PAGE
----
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Charge dropped against Hamilton police officer

A criminal charge has been dropped against a Hamilton police officer charged with sending a threatening email while off duty.

A criminal charge has been dropped against a Hamilton police officer charged with sending a threatening email while off duty.

Const. Paul Manning has been suspended with pay since February after he was arrested regarding the alleged threat.

While arresting Manning, Hamilton Police also found a long arm firearm not stored safely, resulting in an additional charge against the 41-year-old officer.

Manning agreed to a six-month peace bond on Thursday, said Manning's lawyer, Jeff Manishen. He also agreed to be bound by a five-year firearm prohibition order.

"This was a resolution for him that he agreed as appropriate," he said.

Manning's case marks the fifth time in two years that charges against a Hamilton police officer have been dropped. Clint Twolan, president of the Hamilton Police Association, says police seem to use the "bare minimum of grounds" to lay charges against their own officers in the interest of transparency.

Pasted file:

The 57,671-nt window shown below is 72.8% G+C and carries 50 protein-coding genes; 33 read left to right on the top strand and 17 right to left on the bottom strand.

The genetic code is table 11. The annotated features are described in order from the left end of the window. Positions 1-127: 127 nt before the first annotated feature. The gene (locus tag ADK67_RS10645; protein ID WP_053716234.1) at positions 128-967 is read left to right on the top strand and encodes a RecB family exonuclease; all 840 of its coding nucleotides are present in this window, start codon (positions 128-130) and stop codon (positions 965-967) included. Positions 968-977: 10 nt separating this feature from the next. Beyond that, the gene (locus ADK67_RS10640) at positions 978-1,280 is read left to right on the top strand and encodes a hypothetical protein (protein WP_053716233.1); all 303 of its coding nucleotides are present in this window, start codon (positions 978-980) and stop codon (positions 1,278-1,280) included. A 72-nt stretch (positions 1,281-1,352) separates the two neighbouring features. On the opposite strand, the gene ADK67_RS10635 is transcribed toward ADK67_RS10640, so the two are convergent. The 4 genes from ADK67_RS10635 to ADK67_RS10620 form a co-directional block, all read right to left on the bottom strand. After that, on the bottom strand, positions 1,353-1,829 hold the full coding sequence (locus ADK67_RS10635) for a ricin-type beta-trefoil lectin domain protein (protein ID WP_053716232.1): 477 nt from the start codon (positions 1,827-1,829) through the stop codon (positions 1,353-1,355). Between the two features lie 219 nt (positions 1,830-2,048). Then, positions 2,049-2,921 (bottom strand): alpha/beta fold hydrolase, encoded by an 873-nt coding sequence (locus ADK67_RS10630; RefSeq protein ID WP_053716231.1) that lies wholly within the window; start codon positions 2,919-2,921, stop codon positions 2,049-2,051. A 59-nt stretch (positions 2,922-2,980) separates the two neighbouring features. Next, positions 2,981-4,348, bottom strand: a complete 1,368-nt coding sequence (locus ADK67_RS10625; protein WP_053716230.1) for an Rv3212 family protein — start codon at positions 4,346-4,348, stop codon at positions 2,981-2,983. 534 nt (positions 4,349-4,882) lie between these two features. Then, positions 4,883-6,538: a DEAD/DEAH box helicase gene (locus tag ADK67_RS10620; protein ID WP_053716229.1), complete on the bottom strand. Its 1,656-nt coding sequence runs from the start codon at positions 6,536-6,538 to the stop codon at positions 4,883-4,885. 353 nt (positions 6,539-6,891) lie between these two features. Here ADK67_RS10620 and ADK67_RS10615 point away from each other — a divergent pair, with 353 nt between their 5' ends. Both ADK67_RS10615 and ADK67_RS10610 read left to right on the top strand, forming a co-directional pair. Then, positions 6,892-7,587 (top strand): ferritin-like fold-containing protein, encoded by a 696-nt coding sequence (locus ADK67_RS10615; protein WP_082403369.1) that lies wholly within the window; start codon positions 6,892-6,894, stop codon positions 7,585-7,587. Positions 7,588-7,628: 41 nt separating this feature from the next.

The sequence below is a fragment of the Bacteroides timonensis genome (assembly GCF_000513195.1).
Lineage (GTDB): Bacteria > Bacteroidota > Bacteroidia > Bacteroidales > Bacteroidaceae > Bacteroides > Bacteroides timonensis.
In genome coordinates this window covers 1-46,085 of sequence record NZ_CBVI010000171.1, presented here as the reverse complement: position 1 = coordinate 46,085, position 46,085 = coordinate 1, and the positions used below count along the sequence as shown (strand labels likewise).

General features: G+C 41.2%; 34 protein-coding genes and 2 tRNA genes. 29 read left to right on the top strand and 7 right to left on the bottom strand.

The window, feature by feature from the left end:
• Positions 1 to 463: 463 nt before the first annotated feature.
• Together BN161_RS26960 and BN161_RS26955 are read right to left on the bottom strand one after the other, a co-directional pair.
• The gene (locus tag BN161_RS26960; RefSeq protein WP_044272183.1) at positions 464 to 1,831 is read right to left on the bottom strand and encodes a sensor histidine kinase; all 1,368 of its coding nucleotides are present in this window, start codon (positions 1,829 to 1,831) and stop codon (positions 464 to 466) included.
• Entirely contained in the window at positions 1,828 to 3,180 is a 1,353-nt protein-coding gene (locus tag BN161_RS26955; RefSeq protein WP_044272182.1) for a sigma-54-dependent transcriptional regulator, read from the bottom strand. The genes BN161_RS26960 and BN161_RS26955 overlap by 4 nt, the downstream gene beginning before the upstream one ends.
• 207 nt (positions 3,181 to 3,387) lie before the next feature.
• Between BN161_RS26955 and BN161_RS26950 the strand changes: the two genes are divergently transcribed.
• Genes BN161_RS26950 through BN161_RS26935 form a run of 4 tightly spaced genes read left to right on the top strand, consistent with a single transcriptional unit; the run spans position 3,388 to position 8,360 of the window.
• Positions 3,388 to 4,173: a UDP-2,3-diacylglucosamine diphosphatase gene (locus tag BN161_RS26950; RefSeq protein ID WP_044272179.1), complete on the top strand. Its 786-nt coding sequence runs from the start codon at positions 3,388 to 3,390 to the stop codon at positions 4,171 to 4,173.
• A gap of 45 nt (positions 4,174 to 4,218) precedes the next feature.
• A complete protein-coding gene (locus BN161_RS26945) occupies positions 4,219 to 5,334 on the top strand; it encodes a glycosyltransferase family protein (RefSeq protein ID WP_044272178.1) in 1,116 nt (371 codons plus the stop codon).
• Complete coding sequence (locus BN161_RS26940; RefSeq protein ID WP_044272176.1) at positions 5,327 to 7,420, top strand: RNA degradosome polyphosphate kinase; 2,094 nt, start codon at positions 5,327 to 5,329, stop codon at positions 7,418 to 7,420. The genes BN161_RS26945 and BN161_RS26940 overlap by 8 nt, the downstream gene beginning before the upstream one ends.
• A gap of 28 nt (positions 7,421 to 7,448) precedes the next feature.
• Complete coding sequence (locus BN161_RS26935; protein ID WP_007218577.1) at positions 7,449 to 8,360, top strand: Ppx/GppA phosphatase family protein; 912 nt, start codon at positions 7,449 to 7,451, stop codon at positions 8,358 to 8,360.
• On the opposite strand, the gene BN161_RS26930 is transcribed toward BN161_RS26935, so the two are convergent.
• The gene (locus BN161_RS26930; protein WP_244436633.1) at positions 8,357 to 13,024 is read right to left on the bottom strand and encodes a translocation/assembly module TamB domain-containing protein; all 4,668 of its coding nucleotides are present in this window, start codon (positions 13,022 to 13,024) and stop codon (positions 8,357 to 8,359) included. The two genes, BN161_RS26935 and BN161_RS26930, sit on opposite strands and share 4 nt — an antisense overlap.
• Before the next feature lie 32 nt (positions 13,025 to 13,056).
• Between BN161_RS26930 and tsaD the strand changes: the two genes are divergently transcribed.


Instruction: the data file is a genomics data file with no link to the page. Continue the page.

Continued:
"In many cases, police officers are being charged more as a precautionary step, as in 'let's illustrate to the public that we're transparent and not hiding anything,'" Twolan said. 

"All we can at the outset is try to encourage the public to understand it's nothing more than allegations. As time goes on, we keep pointing back to the clear fact that in the vast majority of these allegations, the charges being made are being withdrawn."

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